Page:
Corporal punishment in schools remains a controversial topic across the state and is still practiced in most parts of Eastern Kentucky.
It's this type of "board" of education that can cause fear in a school's faculty, anger in a parent, and leave a true impression on a student. It’s corporal punishment, the legal paddling of misbehaving students in Kentucky schools that ultimately is up to the discretion of each individual school district to allow or disallow.
A generation ago, many Eastern Kentucky students can most likely remember receiving physical punishment for things they did wrong, but safety officials say that in today's legally and politically correct world, it's quite a different story.
"Be honest with you, it's not used a lot. It's kind of a last resort," said Perry County School Superintendent John Paul Amis.
"There seems to be a real appetite to prosecute principals and teachers for engaging in corporal punishment," said Criminal Defense Lawyer Ned Pillersdorf.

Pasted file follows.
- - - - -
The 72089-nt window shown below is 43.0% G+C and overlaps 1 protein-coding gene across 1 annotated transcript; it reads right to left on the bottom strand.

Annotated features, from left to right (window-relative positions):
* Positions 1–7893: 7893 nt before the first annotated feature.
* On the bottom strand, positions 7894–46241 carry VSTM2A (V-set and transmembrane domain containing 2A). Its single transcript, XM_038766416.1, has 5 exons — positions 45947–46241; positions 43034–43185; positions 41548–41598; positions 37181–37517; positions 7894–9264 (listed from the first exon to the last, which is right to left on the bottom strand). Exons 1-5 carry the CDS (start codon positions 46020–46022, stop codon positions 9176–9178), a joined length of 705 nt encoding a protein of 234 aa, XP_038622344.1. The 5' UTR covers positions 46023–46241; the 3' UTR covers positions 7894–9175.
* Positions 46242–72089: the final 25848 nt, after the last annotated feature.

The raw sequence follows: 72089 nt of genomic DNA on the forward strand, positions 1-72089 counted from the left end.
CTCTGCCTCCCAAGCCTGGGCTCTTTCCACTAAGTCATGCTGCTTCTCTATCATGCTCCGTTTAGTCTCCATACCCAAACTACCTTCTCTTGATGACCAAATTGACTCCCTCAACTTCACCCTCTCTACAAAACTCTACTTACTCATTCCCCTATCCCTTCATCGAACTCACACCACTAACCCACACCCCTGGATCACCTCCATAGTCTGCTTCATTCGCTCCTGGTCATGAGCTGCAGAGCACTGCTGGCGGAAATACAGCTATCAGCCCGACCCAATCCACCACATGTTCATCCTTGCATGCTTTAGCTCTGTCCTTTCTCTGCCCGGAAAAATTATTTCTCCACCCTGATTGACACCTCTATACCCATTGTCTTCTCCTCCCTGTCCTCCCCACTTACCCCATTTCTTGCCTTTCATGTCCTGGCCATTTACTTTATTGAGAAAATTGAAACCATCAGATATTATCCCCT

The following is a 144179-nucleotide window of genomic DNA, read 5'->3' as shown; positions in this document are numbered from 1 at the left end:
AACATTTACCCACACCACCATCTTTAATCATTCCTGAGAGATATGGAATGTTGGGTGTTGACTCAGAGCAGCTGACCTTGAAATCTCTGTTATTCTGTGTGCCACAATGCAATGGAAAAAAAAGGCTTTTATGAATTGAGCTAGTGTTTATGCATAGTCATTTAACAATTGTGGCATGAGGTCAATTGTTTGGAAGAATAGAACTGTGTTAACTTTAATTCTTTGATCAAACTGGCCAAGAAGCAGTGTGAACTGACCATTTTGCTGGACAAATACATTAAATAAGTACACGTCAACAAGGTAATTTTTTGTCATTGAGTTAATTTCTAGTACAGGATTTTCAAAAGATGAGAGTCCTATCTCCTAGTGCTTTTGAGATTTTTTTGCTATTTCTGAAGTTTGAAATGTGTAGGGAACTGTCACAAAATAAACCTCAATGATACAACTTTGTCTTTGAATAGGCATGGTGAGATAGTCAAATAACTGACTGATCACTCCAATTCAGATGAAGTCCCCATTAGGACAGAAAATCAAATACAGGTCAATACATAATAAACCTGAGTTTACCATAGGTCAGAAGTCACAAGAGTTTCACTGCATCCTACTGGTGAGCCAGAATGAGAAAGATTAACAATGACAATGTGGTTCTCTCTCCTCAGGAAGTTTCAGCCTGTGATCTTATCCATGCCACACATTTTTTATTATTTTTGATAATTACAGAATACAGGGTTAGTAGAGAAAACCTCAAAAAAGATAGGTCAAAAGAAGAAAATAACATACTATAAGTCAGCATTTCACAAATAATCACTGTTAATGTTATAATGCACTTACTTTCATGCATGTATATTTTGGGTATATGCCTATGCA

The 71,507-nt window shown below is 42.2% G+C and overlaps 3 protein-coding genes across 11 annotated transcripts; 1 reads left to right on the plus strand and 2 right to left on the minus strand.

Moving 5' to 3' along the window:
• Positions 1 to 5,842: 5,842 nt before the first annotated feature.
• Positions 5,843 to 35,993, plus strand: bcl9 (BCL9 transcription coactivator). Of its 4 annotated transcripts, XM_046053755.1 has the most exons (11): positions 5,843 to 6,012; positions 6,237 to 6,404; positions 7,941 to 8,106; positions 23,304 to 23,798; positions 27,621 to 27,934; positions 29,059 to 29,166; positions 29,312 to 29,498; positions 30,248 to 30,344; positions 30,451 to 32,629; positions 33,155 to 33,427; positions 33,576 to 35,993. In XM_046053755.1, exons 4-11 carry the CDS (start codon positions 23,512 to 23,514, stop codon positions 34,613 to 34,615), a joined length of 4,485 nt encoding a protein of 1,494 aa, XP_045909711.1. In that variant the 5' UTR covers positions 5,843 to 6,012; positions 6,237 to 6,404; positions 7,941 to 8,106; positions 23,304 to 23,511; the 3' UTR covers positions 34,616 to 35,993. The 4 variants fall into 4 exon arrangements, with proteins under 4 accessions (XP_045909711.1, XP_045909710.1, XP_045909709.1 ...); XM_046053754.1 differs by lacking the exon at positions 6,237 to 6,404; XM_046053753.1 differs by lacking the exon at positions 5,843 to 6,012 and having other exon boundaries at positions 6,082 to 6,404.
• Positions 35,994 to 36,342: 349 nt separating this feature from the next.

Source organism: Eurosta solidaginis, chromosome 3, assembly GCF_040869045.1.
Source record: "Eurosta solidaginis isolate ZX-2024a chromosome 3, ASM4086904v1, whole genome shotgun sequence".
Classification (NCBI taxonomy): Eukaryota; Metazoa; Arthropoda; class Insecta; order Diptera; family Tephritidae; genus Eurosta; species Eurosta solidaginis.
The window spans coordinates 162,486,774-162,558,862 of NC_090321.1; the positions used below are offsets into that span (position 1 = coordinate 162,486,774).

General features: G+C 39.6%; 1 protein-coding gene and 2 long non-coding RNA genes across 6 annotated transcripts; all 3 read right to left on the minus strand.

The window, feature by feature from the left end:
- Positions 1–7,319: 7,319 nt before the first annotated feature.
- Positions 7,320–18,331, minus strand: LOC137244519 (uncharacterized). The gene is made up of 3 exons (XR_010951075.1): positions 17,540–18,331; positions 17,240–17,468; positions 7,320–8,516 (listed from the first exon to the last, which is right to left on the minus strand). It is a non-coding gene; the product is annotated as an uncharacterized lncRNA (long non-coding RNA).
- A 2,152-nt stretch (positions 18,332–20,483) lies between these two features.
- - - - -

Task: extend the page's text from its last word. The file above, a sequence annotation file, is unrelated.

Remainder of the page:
And while many school districts across the state began to shy away from paddling in recent years and focus on suspensions and detentions, many in Eastern Kentucky have maintained the corporal punishment option.
"You do have, at least in this area, some parents that recommend you use that type of punishment against their child," Amis said.
Permission from a parent is required for a paddling in most districts which is done by a principal and a witness.
The Kentucky Center for School Safety says that roughly 50 out of the 175 school districts in the states still practice corporal punishment.